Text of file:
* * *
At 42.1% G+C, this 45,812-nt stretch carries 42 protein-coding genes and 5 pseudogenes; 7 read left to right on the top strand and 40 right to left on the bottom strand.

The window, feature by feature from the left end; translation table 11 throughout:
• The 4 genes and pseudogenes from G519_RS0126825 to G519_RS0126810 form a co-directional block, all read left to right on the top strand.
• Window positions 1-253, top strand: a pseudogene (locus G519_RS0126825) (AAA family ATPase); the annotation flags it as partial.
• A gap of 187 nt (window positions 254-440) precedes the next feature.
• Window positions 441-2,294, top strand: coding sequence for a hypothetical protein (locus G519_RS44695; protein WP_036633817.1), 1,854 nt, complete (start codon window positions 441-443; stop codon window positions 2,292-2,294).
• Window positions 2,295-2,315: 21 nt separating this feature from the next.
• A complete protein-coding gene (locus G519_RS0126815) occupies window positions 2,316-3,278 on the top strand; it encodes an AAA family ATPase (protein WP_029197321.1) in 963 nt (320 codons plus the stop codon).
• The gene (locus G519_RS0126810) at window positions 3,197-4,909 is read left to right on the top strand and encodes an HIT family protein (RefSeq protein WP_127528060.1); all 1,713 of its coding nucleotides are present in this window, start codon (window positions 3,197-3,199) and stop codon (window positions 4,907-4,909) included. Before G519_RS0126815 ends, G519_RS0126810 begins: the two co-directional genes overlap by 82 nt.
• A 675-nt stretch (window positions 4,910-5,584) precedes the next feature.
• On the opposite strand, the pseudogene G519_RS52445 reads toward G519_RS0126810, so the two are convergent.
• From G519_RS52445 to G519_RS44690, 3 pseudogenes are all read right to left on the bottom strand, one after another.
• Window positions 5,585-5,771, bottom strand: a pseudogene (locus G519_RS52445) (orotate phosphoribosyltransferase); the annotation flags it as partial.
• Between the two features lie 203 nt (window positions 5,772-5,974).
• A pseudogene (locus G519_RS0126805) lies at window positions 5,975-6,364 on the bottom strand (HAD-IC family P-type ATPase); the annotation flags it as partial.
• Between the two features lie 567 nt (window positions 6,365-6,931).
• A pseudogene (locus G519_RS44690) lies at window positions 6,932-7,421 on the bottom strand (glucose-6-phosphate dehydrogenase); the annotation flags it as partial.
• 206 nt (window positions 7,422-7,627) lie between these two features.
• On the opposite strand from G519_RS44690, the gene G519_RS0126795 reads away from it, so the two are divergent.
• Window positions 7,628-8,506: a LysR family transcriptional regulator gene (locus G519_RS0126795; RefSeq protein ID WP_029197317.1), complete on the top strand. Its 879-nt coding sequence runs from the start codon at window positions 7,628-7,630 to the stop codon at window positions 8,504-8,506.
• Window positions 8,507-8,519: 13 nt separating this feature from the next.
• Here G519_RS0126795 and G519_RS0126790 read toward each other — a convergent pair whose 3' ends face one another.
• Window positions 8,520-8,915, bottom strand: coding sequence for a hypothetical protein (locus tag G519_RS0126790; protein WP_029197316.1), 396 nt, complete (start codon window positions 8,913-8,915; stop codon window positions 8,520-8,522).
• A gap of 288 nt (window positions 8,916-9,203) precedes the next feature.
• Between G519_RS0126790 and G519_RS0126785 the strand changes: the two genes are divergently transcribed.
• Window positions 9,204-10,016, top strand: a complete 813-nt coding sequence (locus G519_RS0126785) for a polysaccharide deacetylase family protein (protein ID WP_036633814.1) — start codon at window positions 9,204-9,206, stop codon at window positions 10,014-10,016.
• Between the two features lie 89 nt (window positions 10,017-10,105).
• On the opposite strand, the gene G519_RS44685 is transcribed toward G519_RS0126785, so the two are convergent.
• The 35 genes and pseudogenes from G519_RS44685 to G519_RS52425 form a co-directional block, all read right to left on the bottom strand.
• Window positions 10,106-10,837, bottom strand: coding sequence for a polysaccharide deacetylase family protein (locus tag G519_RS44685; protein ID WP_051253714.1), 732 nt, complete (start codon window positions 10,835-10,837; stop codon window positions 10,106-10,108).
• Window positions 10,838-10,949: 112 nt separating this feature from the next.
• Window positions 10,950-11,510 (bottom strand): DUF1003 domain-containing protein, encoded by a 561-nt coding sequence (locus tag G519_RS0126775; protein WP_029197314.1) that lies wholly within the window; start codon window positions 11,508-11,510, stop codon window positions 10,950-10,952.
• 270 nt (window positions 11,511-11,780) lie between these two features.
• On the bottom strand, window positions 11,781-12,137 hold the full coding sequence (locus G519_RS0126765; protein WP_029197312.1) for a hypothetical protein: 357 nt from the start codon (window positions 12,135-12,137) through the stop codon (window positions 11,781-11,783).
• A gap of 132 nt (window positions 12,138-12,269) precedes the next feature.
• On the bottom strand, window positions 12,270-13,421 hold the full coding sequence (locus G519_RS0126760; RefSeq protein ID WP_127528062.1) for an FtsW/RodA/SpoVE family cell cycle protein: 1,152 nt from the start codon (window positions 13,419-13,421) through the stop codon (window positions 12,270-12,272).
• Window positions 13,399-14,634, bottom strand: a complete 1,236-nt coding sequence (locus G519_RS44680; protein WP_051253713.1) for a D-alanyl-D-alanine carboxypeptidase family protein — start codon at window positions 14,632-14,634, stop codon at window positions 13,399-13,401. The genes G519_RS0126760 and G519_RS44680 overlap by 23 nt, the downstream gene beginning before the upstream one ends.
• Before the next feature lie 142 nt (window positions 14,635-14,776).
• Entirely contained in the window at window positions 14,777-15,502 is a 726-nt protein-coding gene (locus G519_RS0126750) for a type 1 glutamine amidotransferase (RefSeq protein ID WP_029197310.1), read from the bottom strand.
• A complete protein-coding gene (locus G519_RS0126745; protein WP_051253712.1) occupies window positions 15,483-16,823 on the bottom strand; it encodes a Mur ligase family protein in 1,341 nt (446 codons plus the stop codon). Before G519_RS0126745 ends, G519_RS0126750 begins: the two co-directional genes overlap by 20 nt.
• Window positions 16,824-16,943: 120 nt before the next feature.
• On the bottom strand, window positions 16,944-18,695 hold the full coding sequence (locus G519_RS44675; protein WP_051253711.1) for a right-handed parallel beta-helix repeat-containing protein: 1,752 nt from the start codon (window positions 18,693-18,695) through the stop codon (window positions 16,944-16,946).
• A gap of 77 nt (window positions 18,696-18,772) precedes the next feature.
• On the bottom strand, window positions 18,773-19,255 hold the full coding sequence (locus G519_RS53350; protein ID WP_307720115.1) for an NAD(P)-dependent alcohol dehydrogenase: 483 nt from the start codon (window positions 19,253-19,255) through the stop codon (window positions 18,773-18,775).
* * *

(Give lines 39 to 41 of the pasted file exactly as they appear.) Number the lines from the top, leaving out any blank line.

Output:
• Entirely contained in the window at window positions 14,777-15,502 is a 726-nt protein-coding gene (locus G519_RS0126750) for a type 1 glutamine amidotransferase (RefSeq protein ID WP_029197310.1), read from the bottom strand.
• A complete protein-coding gene (locus G519_RS0126745; protein WP_051253712.1) occupies window positions 15,483-16,823 on the bottom strand; it encodes a Mur ligase family protein in 1,341 nt (446 codons plus the stop codon). Before G519_RS0126745 ends, G519_RS0126750 begins: the two co-directional genes overlap by 20 nt.
• Window positions 16,824-16,943: 120 nt before the next feature.